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Looking to buy new professional-quality SLR - opinions?

by Wildwing / January 28, 2009 12:07 AM PST

I'm either a very advanced amateur or low-level professional photographer--I don't go looking to sell pictures or do shoots but end up with business anyway. In the last two years my trusty Olympus C-750 Ultra Zoom has become less and less what I need and I'm going to have to get a SLR.

The main thing I'm looking for is something that can take pictures as fast as a film camera with none of that annoying delay when you press the shutter button. Another is, of course, the ability to change lenses since I do a variety of ranges from macro to far distance shots. Megapixel is not as important as speed since I barely print anything past 8 x 10.

Price isn't much of an issue, though I'd rather not spend over $1,000 for the base camera since I figure I'll be buying lenses as well.

Several that I'm looking at are the Pentax K20-D, Sony DSLR-A350K, and Canon Digital Rebel XTi. Any comments on these?

Last but never least, I do have to buy the camera at Best Buy because I want to use my Best Buy credit card which has no interest for 18 months Happy

Thanks in advance!

Suzanne
http://web.me.com/wildwing1/Pictures/My_Albums/My_Albums.html

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DSLR cameras
by snapshot2 Forum moderator / January 28, 2009 9:08 AM PST

You will be pleased with any of the DSLR cameras you listed.

I suggest you go to Best Buy and get your hands on the cameras you desire and see how they feel in your hands.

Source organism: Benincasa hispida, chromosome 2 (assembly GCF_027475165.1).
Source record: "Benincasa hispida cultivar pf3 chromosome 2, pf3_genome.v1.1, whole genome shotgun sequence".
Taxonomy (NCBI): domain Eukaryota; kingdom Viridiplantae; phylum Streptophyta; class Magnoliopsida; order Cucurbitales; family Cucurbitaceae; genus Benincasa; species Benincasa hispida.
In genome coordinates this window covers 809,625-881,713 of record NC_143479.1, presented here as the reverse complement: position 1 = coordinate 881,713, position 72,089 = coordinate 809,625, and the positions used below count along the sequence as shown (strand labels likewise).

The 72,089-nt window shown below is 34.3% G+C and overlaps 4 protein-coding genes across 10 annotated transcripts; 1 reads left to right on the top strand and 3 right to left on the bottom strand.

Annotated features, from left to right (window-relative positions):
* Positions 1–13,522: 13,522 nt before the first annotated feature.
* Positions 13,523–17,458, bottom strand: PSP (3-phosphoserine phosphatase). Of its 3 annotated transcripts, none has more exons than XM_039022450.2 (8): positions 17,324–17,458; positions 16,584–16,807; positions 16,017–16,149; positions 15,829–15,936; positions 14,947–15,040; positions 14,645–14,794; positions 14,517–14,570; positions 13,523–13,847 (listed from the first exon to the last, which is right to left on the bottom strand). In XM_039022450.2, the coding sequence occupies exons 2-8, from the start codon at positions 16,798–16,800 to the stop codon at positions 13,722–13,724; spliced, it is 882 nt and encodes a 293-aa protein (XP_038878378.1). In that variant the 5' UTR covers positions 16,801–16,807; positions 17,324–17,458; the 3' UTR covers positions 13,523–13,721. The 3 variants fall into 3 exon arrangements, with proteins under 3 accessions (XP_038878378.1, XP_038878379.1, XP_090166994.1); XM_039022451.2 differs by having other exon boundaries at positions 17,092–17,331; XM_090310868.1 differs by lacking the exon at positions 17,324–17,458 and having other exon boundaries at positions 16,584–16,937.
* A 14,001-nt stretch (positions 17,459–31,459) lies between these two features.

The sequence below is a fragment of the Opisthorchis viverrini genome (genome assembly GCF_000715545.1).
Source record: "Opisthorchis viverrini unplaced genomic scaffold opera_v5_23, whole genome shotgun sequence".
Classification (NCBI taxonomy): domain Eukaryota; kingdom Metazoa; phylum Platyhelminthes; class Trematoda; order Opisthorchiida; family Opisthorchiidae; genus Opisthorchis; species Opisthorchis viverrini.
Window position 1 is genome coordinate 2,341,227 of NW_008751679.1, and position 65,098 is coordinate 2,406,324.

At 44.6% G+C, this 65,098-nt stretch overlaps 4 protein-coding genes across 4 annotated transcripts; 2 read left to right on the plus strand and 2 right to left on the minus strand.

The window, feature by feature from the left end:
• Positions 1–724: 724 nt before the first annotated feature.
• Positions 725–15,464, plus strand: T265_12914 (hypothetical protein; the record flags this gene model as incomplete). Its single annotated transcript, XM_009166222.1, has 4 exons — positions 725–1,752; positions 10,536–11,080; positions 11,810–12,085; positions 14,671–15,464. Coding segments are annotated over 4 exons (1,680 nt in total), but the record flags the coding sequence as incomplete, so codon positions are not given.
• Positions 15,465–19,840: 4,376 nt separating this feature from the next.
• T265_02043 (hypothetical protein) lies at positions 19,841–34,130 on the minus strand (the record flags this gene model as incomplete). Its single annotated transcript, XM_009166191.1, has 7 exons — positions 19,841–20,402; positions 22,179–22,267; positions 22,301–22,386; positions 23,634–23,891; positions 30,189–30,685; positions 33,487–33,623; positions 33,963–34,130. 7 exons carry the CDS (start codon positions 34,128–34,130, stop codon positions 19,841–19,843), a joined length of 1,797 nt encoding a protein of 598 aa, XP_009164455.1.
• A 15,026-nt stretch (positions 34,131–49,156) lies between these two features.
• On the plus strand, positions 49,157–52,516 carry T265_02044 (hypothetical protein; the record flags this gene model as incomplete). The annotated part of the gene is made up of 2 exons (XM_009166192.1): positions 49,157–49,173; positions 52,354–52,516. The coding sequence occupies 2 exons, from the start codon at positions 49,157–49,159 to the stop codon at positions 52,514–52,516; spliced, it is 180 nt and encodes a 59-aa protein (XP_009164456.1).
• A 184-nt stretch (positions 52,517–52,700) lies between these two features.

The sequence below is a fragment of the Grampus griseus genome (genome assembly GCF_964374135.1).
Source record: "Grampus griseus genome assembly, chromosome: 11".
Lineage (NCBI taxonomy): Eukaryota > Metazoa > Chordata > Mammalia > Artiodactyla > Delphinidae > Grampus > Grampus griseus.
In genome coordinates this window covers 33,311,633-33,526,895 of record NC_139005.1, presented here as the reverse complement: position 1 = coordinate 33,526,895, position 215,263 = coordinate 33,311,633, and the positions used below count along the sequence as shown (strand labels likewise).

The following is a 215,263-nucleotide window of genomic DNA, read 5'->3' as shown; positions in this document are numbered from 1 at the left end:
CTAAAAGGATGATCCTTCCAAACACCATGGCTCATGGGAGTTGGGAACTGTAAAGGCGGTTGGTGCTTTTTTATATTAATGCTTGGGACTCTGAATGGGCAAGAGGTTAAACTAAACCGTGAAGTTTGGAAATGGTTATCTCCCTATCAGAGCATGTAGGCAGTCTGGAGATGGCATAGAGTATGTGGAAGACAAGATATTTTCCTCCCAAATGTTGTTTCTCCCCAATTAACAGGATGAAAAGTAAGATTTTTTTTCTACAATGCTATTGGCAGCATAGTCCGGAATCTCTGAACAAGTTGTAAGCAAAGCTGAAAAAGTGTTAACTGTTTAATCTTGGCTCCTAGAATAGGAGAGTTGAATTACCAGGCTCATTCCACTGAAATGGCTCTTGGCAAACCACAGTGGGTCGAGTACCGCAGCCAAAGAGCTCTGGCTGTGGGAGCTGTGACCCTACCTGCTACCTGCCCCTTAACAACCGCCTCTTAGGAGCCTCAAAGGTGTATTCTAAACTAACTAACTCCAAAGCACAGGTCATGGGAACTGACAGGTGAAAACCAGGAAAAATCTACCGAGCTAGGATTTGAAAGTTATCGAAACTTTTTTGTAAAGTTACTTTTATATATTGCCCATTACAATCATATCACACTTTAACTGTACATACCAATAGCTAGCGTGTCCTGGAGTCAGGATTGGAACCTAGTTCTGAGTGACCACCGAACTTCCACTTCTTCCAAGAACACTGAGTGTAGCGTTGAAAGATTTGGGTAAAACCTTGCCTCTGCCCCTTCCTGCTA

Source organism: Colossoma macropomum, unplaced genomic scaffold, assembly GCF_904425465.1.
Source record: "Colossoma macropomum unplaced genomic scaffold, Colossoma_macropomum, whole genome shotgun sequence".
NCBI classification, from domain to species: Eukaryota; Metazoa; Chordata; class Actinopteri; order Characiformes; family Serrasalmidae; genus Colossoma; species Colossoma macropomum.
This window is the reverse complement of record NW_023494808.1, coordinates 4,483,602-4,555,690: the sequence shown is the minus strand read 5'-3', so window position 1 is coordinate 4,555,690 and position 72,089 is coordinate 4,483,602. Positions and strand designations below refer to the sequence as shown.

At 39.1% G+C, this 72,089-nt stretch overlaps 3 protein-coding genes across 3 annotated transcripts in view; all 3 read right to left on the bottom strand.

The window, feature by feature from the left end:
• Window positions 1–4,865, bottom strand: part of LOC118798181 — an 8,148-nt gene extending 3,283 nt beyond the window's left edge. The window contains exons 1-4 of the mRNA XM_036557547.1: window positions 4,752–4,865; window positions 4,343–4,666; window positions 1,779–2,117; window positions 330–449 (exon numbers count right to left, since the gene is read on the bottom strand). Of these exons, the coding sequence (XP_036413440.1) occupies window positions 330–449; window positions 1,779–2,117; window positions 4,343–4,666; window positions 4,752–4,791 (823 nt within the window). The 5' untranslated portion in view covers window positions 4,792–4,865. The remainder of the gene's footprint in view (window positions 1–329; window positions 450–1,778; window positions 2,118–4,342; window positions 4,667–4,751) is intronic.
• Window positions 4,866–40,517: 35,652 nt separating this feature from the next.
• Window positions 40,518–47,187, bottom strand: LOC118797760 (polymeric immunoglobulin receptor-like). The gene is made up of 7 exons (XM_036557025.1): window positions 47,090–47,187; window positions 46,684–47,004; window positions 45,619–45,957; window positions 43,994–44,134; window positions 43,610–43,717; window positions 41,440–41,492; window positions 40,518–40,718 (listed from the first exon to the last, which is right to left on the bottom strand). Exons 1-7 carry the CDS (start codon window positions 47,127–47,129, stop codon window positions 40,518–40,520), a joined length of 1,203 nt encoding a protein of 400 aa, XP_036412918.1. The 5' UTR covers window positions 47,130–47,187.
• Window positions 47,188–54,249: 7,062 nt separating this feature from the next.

That usually helps with making a decision.

..
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Digital cameras: Looking to buy new professional-quality SLR
by Wildwing / January 28, 2009 9:15 AM PST
In reply to: DSLR cameras

I suggest you go to Best Buy and get your hands on the cameras you desire and see how they feel in your hands.
That usually helps with making a decision.
---

I was going to do that--I'd never buy a camera without giving it a test run. I was hoping to get feedback from people who've owned or tried these ones. All have excellent reviews but I really like to talk to people who've actually used them. Especially on how fast they shoot when I'm looking ot spend quite a lot of money and want to be fully satisfied with my purchase.

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What he was saying...
by HTHMAN / January 28, 2009 10:08 AM PST

All of the cameras you were listing will give you about the same image quality. How they feel in your hands is a personal thing. You need to pick them up and feel the fit and balance. Try out the menus. See which ones are easiest for you to makes the changes in ISO, white balance, shooting modes etc that you use most often.

The Sony and Pentax have image stabilization built into the bodies, so any lens you attach be it new or used (Minolta lenses for Sony) will also be stabilized. Canon and Nikon have stabilization built into some of the newer lenses. The debate goes on as to which is better. Also look at the Nikon D80 that is going for some bargain prices.

If live view is important to you, and I do not like it on a DSLR, the Sony is by far the best choice. If you do not need 14MPs, the Sony A300 is arguably a better camera. It shoots more FPS and gives better high ISO performance. The difference between 10 and 14MP is not 40% as is seems, but only about 18% difference in resolution. In normal sized prints, you will not see any difference.

You can not make a wrong decision. with lenses of comparable quality, you will get images of comparable quality. Buy what is right for you. I bought a Sony A200 because I was a Minolta Maxxum 35mm SLR user and had lenses for that cameera that fit the Sony, and it did not have live view. Because the cameras are similar, the leaning curve was very easy. I am totally happy with my decision and the results I get. If you want a more professional oriented (pro-sumer) camera and are willing to put $1000 in the body, consider the Sony A700. Faster shooting and better low light performance than any of those you have mentioned.

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